Skip to main content

Table 4 Approaches of GPs in specific case scenarios (n = 88 a, n (%))

From: General practitioners’ approaches to prostate-specific antigen testing in the north-east of the Netherlands

Case scenario Never Rarely Sometimes Often Always
PSA test in case of lower urinary tract symptoms 14 (17.3) 27 (33.3) 25 (30.9) 12 (14.8) 3 (3.7)
PSA test in case of unclear discomfort 10 (11.5) 16 (18.4) 40 (46.0) 18 (20.7) 3 (3.4)
DRE before PSA test 3 (3.4) 4 (4.5) 14 (15.9) 44 (50.0) 23 (26.1)
PSA test if DRE suggestive for prostate cancer 7 (8.0) 13 (14.8) 9 (10.2) 19 (21.6) 40 (45.5)
Case scenario Yes No
Are there situations where you would not refer a patient, having a PSA level ≥ 3 ng/mL, to a urologist? 80 (94.1) 5 (5.9)
If a patient has a normal PSA level, do you check the PSA level after some time again? 17 (20.2) 67 (79.8)
Did you perform a DRE on your last patient having lower urinary tract symptoms? 70 (82.4) 15 (17.6)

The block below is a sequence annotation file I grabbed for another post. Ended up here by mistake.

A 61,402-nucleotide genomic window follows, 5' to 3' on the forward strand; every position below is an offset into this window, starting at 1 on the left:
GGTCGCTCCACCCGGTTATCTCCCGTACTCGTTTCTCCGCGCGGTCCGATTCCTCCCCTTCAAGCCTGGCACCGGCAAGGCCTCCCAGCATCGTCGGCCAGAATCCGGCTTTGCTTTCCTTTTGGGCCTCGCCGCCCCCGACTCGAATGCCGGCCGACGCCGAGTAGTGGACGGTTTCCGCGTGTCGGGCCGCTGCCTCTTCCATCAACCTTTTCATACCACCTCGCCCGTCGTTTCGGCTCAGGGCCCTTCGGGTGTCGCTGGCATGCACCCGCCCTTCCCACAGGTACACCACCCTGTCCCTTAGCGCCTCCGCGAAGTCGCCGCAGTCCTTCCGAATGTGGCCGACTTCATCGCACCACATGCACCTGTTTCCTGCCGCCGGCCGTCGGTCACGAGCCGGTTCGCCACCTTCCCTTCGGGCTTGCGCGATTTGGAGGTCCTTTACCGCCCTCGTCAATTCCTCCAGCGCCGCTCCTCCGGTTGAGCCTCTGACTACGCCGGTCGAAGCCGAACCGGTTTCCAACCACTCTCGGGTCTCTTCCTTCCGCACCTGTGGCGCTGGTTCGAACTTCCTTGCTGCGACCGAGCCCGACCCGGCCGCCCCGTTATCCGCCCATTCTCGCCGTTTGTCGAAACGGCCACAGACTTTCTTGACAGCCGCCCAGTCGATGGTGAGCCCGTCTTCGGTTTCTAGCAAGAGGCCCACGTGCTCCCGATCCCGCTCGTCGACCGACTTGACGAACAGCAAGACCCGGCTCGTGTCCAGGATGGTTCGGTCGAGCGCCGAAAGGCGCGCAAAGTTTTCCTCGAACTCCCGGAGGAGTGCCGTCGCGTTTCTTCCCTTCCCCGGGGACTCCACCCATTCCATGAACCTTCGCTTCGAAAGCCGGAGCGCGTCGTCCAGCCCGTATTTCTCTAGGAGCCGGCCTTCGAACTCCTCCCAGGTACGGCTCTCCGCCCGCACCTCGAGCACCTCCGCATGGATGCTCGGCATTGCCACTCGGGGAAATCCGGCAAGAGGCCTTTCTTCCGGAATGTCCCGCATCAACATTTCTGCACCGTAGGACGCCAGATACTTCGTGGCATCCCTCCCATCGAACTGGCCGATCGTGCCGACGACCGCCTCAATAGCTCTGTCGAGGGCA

If a patient actively requests PSA screening, I will …
 perform a PSA test without explanation 1 (1.2)
 inform the patient on the (dis) advantages of the PSA test and order it 39 (45.9)
 inform the patient on the (dis) advantages of the test and make a new appointment to decide if to order one or not 30 (35.3)
 not order a PSA test 8 (9.4)
Others 7 (8.2)
  1. DRE Digital rectal examination, GP General practitioner, PSA Prostate-specific antigen, n/a Not applicable, a numbers (%) of participants. Numbers may not add up to total, due to missing values.